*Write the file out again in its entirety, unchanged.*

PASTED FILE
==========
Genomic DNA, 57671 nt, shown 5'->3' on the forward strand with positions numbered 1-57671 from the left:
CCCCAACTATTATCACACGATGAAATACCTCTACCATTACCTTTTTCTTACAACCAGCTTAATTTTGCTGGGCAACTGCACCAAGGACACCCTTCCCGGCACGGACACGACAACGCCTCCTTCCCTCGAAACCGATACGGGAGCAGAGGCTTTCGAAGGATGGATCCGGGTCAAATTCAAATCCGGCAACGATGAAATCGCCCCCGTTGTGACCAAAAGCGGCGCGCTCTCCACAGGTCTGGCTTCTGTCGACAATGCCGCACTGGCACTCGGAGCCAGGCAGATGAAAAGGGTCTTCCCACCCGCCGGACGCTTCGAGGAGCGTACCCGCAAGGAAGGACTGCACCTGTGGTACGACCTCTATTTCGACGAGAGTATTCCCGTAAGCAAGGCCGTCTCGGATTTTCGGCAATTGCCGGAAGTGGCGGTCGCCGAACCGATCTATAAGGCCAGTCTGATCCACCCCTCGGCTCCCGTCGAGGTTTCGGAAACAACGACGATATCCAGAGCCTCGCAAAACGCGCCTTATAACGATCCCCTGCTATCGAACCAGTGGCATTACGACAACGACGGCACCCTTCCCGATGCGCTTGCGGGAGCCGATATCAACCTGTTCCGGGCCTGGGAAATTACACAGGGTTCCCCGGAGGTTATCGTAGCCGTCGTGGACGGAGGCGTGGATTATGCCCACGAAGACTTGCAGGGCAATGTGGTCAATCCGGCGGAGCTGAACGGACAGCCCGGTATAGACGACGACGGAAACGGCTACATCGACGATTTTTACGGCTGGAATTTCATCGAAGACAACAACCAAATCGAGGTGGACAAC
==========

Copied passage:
Genomic DNA, 57671 nt, shown 5'->3' on the forward strand with positions numbered 1-57671 from the left:
CCCCAACTATTATCACACGATGAAATACCTCTACCATTACCTTTTTCTTACAACCAGCTTAATTTTGCTGGGCAACTGCACCAAGGACACCCTTCCCGGCACGGACACGACAACGCCTCCTTCCCTCGAAACCGATACGGGAGCAGAGGCTTTCGAAGGATGGATCCGGGTCAAATTCAAATCCGGCAACGATGAAATCGCCCCCGTTGTGACCAAAAGCGGCGCGCTCTCCACAGGTCTGGCTTCTGTCGACAATGCCGCACTGGCACTCGGAGCCAGGCAGATGAAAAGGGTCTTCCCACCCGCCGGACGCTTCGAGGAGCGTACCCGCAAGGAAGGACTGCACCTGTGGTACGACCTCTATTTCGACGAGAGTATTCCCGTAAGCAAGGCCGTCTCGGATTTTCGGCAATTGCCGGAAGTGGCGGTCGCCGAACCGATCTATAAGGCCAGTCTGATCCACCCCTCGGCTCCCGTCGAGGTTTCGGAAACAACGACGATATCCAGAGCCTCGCAAAACGCGCCTTATAACGATCCCCTGCTATCGAACCAGTGGCATTACGACAACGACGGCACCCTTCCCGATGCGCTTGCGGGAGCCGATATCAACCTGTTCCGGGCCTGGGAAATTACACAGGGTTCCCCGGAGGTTATCGTAGCCGTCGTGGACGGAGGCGTGGATTATGCCCACGAAGACTTGCAGGGCAATGTGGTCAATCCGGCGGAGCTGAACGGACAGCCCGGTATAGACGACGACGGAAACGGCTACATCGACGATTTTTACGGCTGGAATTTCATCGAAGACAACAACCAAATCGAGGTGGACAAC